Wabash River

“Whether the current of its journey south is languid or swift, whether its surf darkens with the filtered mud or mirror a sky flushed with rose and lavender, The Wabash flows onward, totally alive –– like the town of New Harmony itself ––– reminding us it is an unpredictable river, not a placid, circumscribed lake.”

— Jane Owen

The Wabash River is one of the two great rivers that give Posey County its unique position in the world. The Wabash starts at Grand Lake in western Ohio and flows 475 miles to the Point in Posey County, where it merges with the Ohio.

It was first discovered by native Americans a long time ago. The first known European to find it was the famous French explorer Robert Cavelier de La Salle in 1669. The name comes from the French spelling of the Indian word “Ouabache,” which means “white.” Back then, the river was clear, and many white fossils were visible on its bottom.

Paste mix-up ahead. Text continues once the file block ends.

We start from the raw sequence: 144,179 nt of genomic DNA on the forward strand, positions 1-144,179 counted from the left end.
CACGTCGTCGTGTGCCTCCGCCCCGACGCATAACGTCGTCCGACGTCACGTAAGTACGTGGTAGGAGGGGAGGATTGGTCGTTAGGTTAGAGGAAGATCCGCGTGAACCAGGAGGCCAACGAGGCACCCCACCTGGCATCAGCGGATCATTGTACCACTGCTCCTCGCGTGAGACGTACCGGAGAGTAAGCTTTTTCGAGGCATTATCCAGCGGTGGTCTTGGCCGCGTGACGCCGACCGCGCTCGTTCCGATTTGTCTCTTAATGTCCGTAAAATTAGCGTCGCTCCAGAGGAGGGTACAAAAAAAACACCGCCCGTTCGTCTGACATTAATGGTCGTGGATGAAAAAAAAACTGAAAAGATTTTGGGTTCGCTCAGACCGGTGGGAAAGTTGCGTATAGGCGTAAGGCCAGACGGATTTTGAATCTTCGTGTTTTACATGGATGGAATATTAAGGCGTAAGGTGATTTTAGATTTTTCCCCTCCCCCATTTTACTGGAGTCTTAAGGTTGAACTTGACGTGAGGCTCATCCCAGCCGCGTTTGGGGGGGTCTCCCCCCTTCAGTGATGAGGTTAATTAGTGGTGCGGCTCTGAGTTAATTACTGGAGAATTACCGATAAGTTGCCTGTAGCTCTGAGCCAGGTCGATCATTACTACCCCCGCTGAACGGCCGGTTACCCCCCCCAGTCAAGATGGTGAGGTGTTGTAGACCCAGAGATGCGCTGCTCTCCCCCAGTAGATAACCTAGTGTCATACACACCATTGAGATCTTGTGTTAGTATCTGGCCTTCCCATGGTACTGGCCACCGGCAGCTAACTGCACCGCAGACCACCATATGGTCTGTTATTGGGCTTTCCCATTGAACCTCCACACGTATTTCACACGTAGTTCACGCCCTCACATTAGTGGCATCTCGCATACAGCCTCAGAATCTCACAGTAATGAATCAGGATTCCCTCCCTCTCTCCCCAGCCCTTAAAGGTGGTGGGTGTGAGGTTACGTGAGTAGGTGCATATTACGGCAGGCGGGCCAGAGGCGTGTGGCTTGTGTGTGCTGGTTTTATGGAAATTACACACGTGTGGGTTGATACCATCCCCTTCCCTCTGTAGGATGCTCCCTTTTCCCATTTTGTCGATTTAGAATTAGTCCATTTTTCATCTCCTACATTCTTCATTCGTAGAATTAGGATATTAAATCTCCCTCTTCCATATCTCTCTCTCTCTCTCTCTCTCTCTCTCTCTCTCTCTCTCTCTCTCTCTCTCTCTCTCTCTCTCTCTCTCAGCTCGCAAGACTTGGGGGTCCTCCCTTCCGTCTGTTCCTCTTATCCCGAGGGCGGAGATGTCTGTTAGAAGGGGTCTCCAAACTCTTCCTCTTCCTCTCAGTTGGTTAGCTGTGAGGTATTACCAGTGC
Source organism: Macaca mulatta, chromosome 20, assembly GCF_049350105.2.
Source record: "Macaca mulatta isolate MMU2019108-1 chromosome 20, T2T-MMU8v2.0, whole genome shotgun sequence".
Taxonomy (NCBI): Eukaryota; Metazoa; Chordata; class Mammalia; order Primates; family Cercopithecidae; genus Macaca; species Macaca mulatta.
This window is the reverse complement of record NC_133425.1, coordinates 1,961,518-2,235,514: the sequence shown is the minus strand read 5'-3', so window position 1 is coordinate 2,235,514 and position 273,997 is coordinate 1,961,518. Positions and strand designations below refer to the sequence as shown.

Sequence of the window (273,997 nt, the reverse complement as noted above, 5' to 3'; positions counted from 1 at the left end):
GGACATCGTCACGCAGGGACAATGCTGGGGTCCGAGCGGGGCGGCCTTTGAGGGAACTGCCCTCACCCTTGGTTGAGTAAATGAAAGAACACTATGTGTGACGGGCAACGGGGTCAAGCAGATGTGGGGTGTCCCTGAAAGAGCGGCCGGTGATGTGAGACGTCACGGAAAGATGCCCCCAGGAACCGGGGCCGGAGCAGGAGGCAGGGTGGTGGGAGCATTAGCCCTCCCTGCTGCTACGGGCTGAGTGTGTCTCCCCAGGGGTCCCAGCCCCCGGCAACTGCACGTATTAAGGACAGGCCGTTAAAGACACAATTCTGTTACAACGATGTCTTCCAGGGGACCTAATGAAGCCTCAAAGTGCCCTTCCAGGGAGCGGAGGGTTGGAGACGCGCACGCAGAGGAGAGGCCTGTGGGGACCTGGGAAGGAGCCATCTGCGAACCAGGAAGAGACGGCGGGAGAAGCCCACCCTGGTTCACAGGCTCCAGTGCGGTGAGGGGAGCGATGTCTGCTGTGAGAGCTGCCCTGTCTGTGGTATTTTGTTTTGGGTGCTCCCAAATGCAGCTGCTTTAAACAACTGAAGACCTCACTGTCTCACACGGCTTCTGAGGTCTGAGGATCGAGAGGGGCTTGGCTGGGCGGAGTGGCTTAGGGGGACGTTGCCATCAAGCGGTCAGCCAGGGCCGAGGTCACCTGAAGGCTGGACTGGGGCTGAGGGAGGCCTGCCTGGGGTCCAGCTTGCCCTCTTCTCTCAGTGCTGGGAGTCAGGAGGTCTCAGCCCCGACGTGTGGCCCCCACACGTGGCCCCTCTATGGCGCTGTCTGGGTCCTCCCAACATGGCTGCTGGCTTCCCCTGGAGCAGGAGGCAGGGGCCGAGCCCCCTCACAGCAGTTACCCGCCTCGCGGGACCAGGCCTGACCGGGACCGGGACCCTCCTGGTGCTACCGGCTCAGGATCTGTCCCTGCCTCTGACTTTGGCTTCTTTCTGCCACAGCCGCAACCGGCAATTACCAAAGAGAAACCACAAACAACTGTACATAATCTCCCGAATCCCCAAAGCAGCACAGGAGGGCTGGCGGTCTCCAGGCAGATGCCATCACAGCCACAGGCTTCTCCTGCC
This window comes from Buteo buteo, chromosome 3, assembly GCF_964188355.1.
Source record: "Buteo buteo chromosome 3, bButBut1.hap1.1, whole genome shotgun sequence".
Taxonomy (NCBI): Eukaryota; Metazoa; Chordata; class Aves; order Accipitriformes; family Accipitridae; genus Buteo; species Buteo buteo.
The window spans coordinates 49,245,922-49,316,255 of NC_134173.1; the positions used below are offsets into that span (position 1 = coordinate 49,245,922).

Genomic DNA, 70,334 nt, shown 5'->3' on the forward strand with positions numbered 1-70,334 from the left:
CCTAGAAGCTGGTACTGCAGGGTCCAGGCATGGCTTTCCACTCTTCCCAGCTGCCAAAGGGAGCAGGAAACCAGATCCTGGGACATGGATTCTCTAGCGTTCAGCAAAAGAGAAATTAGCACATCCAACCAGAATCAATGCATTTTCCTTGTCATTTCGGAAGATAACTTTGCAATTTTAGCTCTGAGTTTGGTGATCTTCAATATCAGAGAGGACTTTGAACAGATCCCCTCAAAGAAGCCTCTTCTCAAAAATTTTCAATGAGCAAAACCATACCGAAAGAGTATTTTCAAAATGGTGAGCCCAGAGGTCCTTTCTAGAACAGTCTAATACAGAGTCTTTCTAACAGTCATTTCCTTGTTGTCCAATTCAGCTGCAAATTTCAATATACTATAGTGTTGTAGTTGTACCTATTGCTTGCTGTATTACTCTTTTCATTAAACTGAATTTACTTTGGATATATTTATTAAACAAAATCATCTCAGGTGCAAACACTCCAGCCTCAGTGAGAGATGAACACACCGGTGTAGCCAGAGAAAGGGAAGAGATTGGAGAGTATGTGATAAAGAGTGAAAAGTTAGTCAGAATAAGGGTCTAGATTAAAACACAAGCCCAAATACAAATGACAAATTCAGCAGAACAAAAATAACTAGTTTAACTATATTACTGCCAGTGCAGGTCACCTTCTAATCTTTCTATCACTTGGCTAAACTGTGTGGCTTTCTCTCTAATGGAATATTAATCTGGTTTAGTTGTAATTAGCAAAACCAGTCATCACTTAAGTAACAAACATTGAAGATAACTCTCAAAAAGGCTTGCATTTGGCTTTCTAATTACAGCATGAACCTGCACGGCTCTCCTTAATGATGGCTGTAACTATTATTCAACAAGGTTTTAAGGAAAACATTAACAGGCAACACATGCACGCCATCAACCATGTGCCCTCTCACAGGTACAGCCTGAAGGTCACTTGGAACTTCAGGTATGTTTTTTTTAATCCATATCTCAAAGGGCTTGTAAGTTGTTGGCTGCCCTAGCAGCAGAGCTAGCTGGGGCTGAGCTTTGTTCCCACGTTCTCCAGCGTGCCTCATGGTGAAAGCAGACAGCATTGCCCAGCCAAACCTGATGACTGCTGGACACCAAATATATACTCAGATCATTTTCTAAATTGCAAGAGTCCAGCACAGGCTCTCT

In the early 1800’s, the Wabash was an important artery for trade with flatboats and steamers transporting goods and passengers. That’s why New Harmony was so prominent at the time. But with the coming of the railroads, commercial traffic disappeared from the Wabash.

Today, the Wabash is used almost exclusively for recreational boating, fishing, and sightseeing. New Harmony, Harmonie State Park, the Old Dam, and Dogtown Ferry Public Fishing Area and Boat Ramp are publicly accessible spots to catch a sunset, cast a line, or just enjoy watching the river flow.